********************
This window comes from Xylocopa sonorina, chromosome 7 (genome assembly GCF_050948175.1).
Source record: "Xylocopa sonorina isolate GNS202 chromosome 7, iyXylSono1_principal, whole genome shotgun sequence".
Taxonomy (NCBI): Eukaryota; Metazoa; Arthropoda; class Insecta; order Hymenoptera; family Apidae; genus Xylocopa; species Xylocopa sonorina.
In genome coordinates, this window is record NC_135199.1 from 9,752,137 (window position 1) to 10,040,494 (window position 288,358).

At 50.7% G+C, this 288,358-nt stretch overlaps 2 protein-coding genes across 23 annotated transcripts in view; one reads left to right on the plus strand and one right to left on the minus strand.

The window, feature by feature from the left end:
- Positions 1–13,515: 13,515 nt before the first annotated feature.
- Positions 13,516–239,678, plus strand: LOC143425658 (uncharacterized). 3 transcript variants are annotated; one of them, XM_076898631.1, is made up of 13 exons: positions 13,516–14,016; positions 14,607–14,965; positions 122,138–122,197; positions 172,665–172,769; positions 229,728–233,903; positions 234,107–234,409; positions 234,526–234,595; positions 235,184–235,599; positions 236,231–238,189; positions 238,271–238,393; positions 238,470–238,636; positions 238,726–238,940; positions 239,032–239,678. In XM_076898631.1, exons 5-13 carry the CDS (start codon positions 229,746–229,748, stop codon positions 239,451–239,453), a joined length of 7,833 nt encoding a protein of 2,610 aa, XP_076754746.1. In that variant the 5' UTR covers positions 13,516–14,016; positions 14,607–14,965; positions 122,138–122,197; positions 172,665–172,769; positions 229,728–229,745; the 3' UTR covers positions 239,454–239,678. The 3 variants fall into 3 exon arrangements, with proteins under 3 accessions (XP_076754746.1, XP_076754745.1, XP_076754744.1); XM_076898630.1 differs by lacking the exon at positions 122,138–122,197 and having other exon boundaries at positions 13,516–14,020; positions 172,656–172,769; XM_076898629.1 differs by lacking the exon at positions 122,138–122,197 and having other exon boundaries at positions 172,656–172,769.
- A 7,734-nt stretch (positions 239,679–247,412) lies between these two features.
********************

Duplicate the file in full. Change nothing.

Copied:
This window comes from Xylocopa sonorina, chromosome 7 (genome assembly GCF_050948175.1).
Source record: "Xylocopa sonorina isolate GNS202 chromosome 7, iyXylSono1_principal, whole genome shotgun sequence".
Taxonomy (NCBI): Eukaryota; Metazoa; Arthropoda; class Insecta; order Hymenoptera; family Apidae; genus Xylocopa; species Xylocopa sonorina.
In genome coordinates, this window is record NC_135199.1 from 9,752,137 (window position 1) to 10,040,494 (window position 288,358).

At 50.7% G+C, this 288,358-nt stretch overlaps 2 protein-coding genes across 23 annotated transcripts in view; one reads left to right on the plus strand and one right to left on the minus strand.

The window, feature by feature from the left end:
- Positions 1–13,515: 13,515 nt before the first annotated feature.
- Positions 13,516–239,678, plus strand: LOC143425658 (uncharacterized). 3 transcript variants are annotated; one of them, XM_076898631.1, is made up of 13 exons: positions 13,516–14,016; positions 14,607–14,965; positions 122,138–122,197; positions 172,665–172,769; positions 229,728–233,903; positions 234,107–234,409; positions 234,526–234,595; positions 235,184–235,599; positions 236,231–238,189; positions 238,271–238,393; positions 238,470–238,636; positions 238,726–238,940; positions 239,032–239,678. In XM_076898631.1, exons 5-13 carry the CDS (start codon positions 229,746–229,748, stop codon positions 239,451–239,453), a joined length of 7,833 nt encoding a protein of 2,610 aa, XP_076754746.1. In that variant the 5' UTR covers positions 13,516–14,016; positions 14,607–14,965; positions 122,138–122,197; positions 172,665–172,769; positions 229,728–229,745; the 3' UTR covers positions 239,454–239,678. The 3 variants fall into 3 exon arrangements, with proteins under 3 accessions (XP_076754746.1, XP_076754745.1, XP_076754744.1); XM_076898630.1 differs by lacking the exon at positions 122,138–122,197 and having other exon boundaries at positions 13,516–14,020; positions 172,656–172,769; XM_076898629.1 differs by lacking the exon at positions 122,138–122,197 and having other exon boundaries at positions 172,656–172,769.
- A 7,734-nt stretch (positions 239,679–247,412) lies between these two features.